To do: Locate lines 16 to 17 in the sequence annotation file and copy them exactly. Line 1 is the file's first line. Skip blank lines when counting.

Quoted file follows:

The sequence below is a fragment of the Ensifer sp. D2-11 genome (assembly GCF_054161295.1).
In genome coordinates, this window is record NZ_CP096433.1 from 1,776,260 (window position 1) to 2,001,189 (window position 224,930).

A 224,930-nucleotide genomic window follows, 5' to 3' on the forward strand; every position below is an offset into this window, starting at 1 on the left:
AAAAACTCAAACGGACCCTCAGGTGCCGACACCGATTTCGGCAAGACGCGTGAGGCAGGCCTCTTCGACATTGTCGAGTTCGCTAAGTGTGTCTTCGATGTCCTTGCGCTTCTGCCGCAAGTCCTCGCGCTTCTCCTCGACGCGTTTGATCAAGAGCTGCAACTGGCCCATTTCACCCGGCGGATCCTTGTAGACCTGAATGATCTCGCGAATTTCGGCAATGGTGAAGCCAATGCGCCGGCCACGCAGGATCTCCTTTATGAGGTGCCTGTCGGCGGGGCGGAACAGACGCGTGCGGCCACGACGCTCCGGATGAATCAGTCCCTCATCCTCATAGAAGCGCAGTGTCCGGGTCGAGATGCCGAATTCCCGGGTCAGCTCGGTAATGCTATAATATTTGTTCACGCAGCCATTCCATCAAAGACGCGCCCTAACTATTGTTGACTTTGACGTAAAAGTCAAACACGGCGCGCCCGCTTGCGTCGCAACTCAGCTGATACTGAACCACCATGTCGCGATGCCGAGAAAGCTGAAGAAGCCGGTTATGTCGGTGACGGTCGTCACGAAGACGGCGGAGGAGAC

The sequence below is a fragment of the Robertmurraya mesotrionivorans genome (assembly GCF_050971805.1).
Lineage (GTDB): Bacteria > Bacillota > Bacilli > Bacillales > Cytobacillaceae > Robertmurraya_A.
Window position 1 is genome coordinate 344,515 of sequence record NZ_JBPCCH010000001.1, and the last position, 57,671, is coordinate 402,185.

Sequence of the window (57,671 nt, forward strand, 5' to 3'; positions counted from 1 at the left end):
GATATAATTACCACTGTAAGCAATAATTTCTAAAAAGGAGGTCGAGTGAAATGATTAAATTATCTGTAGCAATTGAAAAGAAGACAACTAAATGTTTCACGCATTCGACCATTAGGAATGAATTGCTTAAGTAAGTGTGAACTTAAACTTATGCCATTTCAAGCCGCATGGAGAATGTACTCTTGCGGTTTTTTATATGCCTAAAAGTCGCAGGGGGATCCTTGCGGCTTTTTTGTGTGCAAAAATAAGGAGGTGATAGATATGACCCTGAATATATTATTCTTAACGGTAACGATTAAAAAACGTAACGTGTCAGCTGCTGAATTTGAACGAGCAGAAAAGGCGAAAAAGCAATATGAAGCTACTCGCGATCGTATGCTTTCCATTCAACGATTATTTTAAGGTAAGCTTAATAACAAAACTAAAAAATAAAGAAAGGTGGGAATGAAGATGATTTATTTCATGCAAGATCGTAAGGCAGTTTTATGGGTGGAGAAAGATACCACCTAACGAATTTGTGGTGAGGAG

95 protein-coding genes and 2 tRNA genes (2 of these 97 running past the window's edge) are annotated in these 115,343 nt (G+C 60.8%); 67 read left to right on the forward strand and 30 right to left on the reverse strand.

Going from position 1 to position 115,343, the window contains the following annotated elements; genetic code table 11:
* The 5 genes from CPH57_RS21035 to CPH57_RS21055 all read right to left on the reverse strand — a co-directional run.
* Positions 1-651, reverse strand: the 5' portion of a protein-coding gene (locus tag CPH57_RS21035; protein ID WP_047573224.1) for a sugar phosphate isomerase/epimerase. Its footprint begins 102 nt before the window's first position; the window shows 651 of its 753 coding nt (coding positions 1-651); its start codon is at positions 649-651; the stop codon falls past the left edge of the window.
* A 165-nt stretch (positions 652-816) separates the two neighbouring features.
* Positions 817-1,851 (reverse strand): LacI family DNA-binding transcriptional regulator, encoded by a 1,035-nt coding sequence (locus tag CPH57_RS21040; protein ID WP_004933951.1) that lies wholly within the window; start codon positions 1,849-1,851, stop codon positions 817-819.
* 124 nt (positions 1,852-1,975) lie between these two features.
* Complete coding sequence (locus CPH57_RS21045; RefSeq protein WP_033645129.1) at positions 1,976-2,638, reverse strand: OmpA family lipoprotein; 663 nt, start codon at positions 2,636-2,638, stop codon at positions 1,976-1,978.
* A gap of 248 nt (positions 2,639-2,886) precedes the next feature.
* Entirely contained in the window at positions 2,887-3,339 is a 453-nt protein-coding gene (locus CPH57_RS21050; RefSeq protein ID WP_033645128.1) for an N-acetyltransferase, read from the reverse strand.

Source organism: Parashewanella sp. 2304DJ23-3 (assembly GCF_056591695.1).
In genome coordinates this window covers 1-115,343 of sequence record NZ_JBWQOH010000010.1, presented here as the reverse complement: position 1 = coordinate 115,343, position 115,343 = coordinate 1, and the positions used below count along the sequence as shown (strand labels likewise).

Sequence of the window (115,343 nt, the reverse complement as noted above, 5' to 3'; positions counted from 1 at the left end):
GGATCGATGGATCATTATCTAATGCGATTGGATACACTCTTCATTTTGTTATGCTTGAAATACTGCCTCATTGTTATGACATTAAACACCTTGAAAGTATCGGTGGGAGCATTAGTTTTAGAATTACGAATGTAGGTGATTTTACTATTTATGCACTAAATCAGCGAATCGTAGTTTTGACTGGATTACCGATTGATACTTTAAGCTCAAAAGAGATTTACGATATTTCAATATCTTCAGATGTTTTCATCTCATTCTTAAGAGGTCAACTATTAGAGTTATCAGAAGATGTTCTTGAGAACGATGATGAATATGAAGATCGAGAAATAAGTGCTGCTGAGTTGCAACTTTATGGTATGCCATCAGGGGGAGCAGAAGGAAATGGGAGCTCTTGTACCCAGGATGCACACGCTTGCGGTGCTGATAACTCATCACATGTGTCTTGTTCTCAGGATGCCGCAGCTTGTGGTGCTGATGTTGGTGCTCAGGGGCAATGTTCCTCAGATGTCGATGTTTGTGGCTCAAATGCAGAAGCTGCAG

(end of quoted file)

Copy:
* 124 nt (positions 1,852-1,975) lie between these two features.
* Complete coding sequence (locus CPH57_RS21045; RefSeq protein WP_033645129.1) at positions 1,976-2,638, reverse strand: OmpA family lipoprotein; 663 nt, start codon at positions 2,636-2,638, stop codon at positions 1,976-1,978.